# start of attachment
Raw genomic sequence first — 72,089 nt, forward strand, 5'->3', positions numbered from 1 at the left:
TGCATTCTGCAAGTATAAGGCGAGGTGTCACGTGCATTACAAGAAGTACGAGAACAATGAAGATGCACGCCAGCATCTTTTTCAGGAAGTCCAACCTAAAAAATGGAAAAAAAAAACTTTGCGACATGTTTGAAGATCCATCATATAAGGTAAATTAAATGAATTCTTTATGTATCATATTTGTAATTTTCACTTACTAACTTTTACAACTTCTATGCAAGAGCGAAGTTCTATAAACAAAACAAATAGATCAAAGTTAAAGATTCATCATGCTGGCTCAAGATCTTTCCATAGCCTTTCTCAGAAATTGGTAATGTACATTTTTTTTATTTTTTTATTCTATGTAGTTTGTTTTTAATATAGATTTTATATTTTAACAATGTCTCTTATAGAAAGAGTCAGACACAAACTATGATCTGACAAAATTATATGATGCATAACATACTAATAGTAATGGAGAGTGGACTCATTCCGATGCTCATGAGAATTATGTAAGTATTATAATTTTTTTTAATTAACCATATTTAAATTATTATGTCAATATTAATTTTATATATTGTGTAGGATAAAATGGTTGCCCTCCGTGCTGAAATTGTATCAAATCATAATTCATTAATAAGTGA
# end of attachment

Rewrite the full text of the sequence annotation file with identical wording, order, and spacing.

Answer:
Raw genomic sequence first — 72,089 nt, forward strand, 5'->3', positions numbered from 1 at the left:
TGCATTCTGCAAGTATAAGGCGAGGTGTCACGTGCATTACAAGAAGTACGAGAACAATGAAGATGCACGCCAGCATCTTTTTCAGGAAGTCCAACCTAAAAAATGGAAAAAAAAAACTTTGCGACATGTTTGAAGATCCATCATATAAGGTAAATTAAATGAATTCTTTATGTATCATATTTGTAATTTTCACTTACTAACTTTTACAACTTCTATGCAAGAGCGAAGTTCTATAAACAAAACAAATAGATCAAAGTTAAAGATTCATCATGCTGGCTCAAGATCTTTCCATAGCCTTTCTCAGAAATTGGTAATGTACATTTTTTTTATTTTTTTATTCTATGTAGTTTGTTTTTAATATAGATTTTATATTTTAACAATGTCTCTTATAGAAAGAGTCAGACACAAACTATGATCTGACAAAATTATATGATGCATAACATACTAATAGTAATGGAGAGTGGACTCATTCCGATGCTCATGAGAATTATGTAAGTATTATAATTTTTTTTAATTAACCATATTTAAATTATTATGTCAATATTAATTTTATATATTGTGTAGGATAAAATGGTTGCCCTCCGTGCTGAAATTGTATCAAATCATAATTCATTAATAAGTGA